Evaluation of Weaning Methods on Performance and Immune Response to Vaccination in Beef Calves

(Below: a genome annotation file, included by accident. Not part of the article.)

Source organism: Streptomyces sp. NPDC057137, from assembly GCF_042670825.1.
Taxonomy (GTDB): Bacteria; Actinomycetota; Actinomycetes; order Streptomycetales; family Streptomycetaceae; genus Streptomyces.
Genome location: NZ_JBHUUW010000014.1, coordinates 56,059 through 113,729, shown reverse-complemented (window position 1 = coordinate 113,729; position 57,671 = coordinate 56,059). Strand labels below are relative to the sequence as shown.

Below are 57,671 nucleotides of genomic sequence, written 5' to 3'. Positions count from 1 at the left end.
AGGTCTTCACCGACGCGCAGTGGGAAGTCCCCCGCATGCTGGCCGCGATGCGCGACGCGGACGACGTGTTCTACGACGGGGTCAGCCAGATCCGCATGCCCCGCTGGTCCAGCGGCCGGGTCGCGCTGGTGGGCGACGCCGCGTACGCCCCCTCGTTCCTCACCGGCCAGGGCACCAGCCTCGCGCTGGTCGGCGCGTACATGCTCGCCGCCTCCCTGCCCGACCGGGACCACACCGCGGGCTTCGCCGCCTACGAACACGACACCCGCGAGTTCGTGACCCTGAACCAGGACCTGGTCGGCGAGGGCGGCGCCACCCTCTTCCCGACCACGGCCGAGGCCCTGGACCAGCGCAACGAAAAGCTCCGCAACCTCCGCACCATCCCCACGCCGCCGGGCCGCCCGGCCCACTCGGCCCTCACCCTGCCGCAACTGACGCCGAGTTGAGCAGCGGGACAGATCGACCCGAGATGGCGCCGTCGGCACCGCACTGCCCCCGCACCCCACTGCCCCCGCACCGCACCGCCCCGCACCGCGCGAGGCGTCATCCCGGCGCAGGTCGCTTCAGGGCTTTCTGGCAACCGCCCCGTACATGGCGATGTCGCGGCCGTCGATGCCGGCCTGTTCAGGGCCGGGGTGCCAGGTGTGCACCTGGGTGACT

The weaning process is a stressful process for any species. In beef cattle, several weaning methods have been employed in an attempt to minimize this stress and the effects of this stress which include decreased growth rate and suppression of the immune system. This study was conducted to compare weaning methods of beef calves regarding post-weaning growth and immune function. To accomplish this, a sample of Angus and Angus cross beef calves (n = 147) were stratified by age, sex, and sire and divided into three treatment groups: abrupt weaning (AW), fence line weaning (FL), and nose flap weaning (NF). All calves were vaccinated at weaning (d 0) and weaned according to their treatment group. Blood samples were collected via coccygeal venipuncture on d 0 and d 14 to evaluate immune response to vaccination and quantify cortisol concentration as an indicator of stress. Weights for each calf were recorded biweekly for 42 d after weaning. Data were analyzed using the PROC MIXED procedure of SAS with main effects of treatment and sex and their interaction using ANOVA. Weaning weight, post-weaning weights, and post-weaning gain data were analyzed with age of calf included as a covariate. Body weights were not different among treatment groups at weaning, or 14 d, 28 d, or 42 d post-weaning, however, the FL group had a greater (P < 0.05) total post-weaning gain than the AW group with the NF group being intermediate to the other treatment groups. There was no effect of weaning method on cortisol concentration at weaning or 14 d post-weaning, but a difference in immune response was observed. Calves in the NF weaning group had a greater (P < 0.05) immune response to vaccination than calves in the AW or FL weaning groups. Based on the results of this study, alternative methods of weaning may have a positive impact on calf weight gain throughout the post-weaning period and immune response to vaccination in beef cattle by diminishing the stress of the weaning process.